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Ashmolean Museum Opens Claude Lorrain: The Enchanted Landscape

The Ashmolean Museum presents Claude Lorrain: The Enchanted Landscape an exhibition on view 6th October 2011 to 8th January 2012.

The Ashmolean’s major exhibition this autumn will be CLAUDE LORRAIN: THE ENCHANTED LANDSCAPE, rediscovering the father of European landscape painting, Claude Gellée (c.1600–1682), or Claude Lorrain as he is best known.

Claude Lorrain, Ascanius Shooting the Stag of Sylvia, 1682. Oil on canvas, 1200 x 1500 mm. ©Ashmolean Museum, University of Oxford.

In partnership with the Städel Museum, Frankfurt, the exhibition will bring together 140 works from international collections, created at different points in the artist’s career. By uniting ‘pairs’ of Claude’s paintings and making a comprehensive survey of his work in different media, the exhibition brings new research to bear on his working methods, to reveal an unconventional side to Claude which has previously been little known.

Born in France, Claude travelled first to Italy at the age of 13 or 14, settling in Rome for the rest of his life in 1627. The scenery of his great compositions was based on his studies of the ancient ruins and the rolling country of the Tiber Valley and the Roman Campagna. Claude’s ability to translate his vision of the countryside and the majesty of natural light with the aid of his brush won him the admiration of his contemporaries, above all else, as a ‘natural painter’. It has been his signature treatment of classical landscape and literature which has impressed itself on generations of artists and collectors, and which has made his name synonymous with great landscape painting.

The cult of Claude which grew up in the 18th and 19th centuries, begun by British ‘Grand Tourists’, has left a profound mark on our history and landscape. English country houses are well stocked with both originals by Claude and with copies. Responding to aristocratic taste and fashion, designers such as Capability Brown, Henry Hoare and William Kent reproduced his ideal views in the parklands of great houses from Blenheim Palace, Rousham House and Stowe, to Stourhead and Chatsworth. Claude’s drawings were collected with no less enthusiasm by English connoisseurs, as a result, over 40% of his drawings are now in the British Museum. Claude’s influence on later artists is apparent in the work of Gainsborough, Turner and Constable, who described him as ‘the most perfect landscape painter the world ever saw’.

A lesser-known side to Claude is the eccentricity of his graphic art. CLAUDE LORRAIN: THE ENCHANTED LANDSCAPE will exhibit 13 paintings alongside related drawings and etchings from international and private collections, and from the Ashmolean’s own extensive holdings. Claude was a dedicated graphic artist. He drew for the sake of mastering the world of nature but also because drawing was a pleasure in itself. Many of his drawings were made as works of art in their own right. During his own lifetime Claude’s fame grew rapidly. As a guard against forgeries, he made copies of his paintings in a book, the Liber Veritatis (Book of Truth), which, by the time of his death, contained 200 drawings. The book also gave him a collection of ideas which he could reuse when necessary. Although he made only 40 prints in total, all of which are on display, he took a serious interest in printmaking. Similar to his drawings, his principle focus was to explore the potential of the medium. His exceptional technique – a painterly brush-and-ink style replicating natural effects – was a novelty in contemporary printmaking. The spectacular ‘Fireworks’ series, ten etchings made during a week of firework displays in Rome, illustrate his experimental style and will be on show together in the Ashmolean’s exhibition.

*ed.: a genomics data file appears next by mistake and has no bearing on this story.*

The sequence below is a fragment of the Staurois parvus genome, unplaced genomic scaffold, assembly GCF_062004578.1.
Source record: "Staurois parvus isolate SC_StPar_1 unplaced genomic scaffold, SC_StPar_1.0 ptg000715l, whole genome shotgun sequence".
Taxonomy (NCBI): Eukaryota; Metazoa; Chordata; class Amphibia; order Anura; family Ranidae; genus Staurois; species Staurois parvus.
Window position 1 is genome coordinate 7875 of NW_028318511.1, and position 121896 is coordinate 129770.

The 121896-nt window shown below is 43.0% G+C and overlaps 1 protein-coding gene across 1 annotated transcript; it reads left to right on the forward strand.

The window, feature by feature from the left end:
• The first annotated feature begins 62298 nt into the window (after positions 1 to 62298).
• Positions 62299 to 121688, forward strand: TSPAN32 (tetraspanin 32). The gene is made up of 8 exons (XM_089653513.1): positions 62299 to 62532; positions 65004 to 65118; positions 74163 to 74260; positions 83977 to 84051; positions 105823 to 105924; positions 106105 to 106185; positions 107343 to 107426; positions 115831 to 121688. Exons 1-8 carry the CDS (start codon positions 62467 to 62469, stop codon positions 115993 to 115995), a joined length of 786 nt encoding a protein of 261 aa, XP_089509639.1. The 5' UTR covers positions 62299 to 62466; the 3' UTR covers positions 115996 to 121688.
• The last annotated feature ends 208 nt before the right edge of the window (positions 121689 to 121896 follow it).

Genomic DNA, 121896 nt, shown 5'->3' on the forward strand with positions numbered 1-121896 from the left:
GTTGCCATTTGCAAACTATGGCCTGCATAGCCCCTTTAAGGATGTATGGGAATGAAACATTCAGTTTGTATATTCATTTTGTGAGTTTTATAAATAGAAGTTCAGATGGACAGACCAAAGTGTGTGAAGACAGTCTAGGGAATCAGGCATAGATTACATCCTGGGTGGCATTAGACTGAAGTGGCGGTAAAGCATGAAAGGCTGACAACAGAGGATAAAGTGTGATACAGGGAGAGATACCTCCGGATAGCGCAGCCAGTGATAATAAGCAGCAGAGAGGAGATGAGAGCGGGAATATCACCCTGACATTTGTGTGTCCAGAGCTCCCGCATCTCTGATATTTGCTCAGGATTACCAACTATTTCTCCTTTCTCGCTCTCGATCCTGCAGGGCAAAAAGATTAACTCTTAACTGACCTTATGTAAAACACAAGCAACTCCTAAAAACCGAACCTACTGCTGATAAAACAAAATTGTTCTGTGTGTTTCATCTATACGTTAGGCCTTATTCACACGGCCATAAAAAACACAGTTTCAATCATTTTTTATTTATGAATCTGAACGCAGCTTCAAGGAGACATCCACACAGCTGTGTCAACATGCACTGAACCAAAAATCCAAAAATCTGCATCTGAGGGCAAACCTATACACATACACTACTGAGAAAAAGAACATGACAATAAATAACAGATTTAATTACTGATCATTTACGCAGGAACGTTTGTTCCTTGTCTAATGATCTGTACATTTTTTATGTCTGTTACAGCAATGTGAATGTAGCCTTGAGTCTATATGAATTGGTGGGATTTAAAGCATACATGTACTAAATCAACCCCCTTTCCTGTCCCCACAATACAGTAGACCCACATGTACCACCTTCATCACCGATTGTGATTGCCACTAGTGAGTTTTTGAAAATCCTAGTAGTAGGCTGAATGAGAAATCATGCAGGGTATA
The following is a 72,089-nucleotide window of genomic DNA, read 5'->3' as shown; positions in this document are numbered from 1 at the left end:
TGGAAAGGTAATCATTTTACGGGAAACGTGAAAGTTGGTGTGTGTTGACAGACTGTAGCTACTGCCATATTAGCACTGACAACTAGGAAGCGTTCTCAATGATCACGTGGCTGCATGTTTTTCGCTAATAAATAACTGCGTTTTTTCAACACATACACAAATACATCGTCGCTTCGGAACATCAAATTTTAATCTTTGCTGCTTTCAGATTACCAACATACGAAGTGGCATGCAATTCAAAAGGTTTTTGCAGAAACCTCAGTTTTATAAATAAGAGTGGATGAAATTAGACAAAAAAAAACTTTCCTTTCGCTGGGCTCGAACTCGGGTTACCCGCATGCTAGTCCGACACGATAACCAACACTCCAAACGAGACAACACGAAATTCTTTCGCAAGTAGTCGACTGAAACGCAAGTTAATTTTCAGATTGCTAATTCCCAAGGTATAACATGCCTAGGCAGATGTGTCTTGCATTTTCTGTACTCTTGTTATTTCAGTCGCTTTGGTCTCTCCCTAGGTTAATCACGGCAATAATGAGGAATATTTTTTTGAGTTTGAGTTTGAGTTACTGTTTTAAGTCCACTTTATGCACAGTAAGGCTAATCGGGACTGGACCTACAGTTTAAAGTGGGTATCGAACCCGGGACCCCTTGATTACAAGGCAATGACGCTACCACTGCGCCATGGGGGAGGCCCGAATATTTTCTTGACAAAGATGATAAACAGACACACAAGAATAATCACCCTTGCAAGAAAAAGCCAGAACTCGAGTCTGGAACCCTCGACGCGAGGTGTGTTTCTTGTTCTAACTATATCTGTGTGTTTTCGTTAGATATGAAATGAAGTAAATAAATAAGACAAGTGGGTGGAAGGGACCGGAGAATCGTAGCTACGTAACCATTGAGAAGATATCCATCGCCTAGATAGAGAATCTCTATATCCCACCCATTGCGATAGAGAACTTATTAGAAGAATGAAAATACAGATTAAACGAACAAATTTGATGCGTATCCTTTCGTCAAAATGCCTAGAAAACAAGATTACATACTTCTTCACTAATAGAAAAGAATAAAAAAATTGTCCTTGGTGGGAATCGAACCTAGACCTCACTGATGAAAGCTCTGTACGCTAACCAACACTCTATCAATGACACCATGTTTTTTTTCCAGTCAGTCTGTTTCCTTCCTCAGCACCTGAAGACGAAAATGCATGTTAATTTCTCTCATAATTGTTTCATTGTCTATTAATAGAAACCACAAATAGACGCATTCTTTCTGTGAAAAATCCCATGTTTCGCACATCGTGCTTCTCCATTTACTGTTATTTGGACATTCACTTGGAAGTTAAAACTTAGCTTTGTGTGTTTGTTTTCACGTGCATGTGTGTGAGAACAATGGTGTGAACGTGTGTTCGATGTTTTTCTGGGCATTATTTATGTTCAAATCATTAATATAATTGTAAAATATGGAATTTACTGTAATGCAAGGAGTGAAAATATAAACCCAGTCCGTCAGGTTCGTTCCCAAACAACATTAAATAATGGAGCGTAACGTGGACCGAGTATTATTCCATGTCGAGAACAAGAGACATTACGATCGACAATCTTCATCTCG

Unlike contemporaries who had an academic training, Claude’s style and artistic process were unique to him. He worked frequently with existing materials progressing from one painting to another through a process of variation and combination. His sketching excursions provided him with a stock of motifs, including trees, hills, rivers and antique ruins, which became constant accessories in his paintings. Figure groups were shifted from one composition to another. Landscapes, like stage scenery, were taken out for reuse with a different set of characters. Elsewhere he would cut compositions in two or enlarge them with separate sheets. Occasionally, he would pick up a discarded study and add detail to make it a finished work of art, often with peculiar results.

Claude was also the first artist to specialise in painting ‘pairs’. Approximately half his compositions were made as companion pieces, the earliest of which, on display here, are Landscape with the Judgement of Paris and Coast View (both 1633). The idea of pairs is also found among his prints. While many of his pairs show a compositional correspondence, contrast played as great a role as similarity. Often an Arcadian landscape is combined with a maritime view, or a morning scene with an evening setting. The pairs were not always executed concurrently: his very last painting, the Ashmolean’s great Ascanius and the Stag of Sylvia (1682), was made 5 years after its companion, Aeneas’s Farewell to Dido in Carthage (1676) now in Hamburg.

CLAUDE LORRAIN: THE ENCHANTED LANDSCAPE will display some of Claude’s greatest masterpieces, works which have made his art familiar and well-loved. In placing these beside his graphic art and exploring his singular methods of working, the exhibition aims to expose an unexplored dimension to one of the western canon’s most famous names.

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